Spain, one of the stars behind the evolution of West European integration, that is, the shift from the European Community to the European Union in November 1993, and one of the first nation-states after Westphalia, now faces its own identity Achilles heel. It is not just the embedded differences between Catalonians and the more dominant Castillians, but also the collective weight of democratic practices breeding a sense of identity, a sense only sharpened by the advent of the Internet, which has individualised the social phenomenon we call 'culture' so sharply that we now easily and constantly search for identities below the state-level: these could be ethnic-based, as in Spain presently, or racial, as with the emergent populists in France or Germany, or the Ku Klux Klan in the United States; or market-economy practitioners, like within the World Economic Forum who meet in Davos at the start of every year; or even grassroots groups over the environment, about climate change, human rights, women empowerment, or possible 'Me too'  associates in the wake of the campaign to expose sexual harassment violators.

Catalonians need to be heard to prevent a rupture, much like Bangalees should have been between 1947 and 1971 to preserve Pakistan; but though Bangalees were a majority within Pakistan from the very start in a way that Catalonians are not within Spain, forcefully impeding Catalan identity-search through direct-rule or baton-wielding policemen may just hasten a rupture that negotiation might have halted. If that is the case, there will be added incentives for Basques within Spain, even though they represent far weaker, practically non-existent, credentials of statehood than Catalonians. With Barcelona, the key Catalan city, and historically a pre-eminent financial centre, now a tourist haven par excellence boasting one of the world's top soccer clubs, Catalonia can punch above its weight in a way many minor groups can not. Ultimately, surviving as a state demands more resources than sentimental preferences can muster. Catalonian sentiments rippling across West Europe (to the Scots, across Italy, and so forth), could do more damage to European Union integration than Brexit threatened to do, but may eventually feed the Brexit scepticism continent-wide.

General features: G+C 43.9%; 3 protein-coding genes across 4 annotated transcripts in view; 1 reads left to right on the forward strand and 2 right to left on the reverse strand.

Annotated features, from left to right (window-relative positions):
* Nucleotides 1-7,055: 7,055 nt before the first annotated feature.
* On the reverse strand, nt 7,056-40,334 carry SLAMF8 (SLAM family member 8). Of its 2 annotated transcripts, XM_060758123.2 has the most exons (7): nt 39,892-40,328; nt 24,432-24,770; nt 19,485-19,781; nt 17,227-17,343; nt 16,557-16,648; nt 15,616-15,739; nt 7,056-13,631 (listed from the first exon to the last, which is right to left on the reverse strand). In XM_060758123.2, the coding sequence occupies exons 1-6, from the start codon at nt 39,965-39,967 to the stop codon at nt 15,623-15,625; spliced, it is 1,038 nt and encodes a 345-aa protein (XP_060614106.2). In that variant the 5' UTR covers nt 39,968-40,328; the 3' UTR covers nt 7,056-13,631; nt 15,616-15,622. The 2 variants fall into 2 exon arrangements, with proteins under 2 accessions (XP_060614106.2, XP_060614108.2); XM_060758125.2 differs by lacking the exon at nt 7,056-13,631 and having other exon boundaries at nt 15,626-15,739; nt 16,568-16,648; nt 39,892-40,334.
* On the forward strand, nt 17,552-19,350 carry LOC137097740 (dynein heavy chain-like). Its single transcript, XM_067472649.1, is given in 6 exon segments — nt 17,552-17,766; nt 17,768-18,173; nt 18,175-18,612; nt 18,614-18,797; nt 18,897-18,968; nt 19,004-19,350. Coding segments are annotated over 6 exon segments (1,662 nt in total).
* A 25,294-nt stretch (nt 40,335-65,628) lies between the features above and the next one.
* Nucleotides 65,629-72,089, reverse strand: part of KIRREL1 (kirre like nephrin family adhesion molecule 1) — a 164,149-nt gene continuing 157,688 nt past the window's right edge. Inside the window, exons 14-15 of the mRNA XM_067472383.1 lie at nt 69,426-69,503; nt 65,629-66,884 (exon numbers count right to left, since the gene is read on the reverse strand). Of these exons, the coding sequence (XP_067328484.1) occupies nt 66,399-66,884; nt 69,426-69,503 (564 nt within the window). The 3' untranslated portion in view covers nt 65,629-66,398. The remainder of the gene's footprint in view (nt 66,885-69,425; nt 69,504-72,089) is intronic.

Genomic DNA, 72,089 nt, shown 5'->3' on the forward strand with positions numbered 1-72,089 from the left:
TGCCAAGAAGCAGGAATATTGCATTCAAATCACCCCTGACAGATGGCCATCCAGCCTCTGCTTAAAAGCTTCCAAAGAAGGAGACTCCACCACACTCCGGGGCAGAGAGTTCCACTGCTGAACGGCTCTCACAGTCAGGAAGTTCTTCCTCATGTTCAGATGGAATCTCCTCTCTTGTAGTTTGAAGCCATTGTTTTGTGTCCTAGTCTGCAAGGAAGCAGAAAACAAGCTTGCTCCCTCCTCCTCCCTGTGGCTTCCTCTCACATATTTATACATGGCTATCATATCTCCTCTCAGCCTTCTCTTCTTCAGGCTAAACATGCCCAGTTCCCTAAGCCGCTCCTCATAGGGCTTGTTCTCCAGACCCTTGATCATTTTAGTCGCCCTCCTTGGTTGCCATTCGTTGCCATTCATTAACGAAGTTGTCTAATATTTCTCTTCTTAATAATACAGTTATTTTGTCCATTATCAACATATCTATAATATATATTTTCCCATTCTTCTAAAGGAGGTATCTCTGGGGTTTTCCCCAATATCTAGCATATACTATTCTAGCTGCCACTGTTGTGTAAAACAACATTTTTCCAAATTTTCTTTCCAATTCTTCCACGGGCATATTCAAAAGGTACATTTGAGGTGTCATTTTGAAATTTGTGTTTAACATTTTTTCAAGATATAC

Nevertheless, since the luxury to even think of a European-ness to produce the European Union was another democracy-statehood alignment, the absence of force to prevent that may very well be the lesson Spain must quickly learn if it is to stop disintegrating. On the one hand, it would pluck the European Union out of its most fragile moment since the 1965 Empty Crisis pitted France against the Federal Republic of Germany; on the other, it would promote the dialogue Europeans have perfected and been promoting abroad, as opposed to the military alignments typical of the United States (in Syria, with North Korea, and implied over Iran, among others), for instance, to a far more divided and restless world.

At stake is not just Catalonian identity that every global group can sympathise with, but also the 'European model' that must now brace a different internal storm than what Brexit summoned. Faulting groups and clubbing them into existing moulds may be the wrong recipe at the wrong time for the wrong people, as too announcements that Catalonia would not be permitted European Union entry or membership; and if any state knows that better than all the others across the wide world, the original Westphalian nation-states across West Europe, like Spain, are the very ones. If anything, the 'European model' has promoted a negotiated alternative to many crises outside the European continent. It is time the European Union salvaged Spain from its darkest hour using Europe's finest instrument.

Dr. Imtiaz A. Hussain is Professor & Head of the newly-built Department of Global Studies & Governance at Independent University, Bangladesh.

[email protected]

Share if you like

Filter By Topic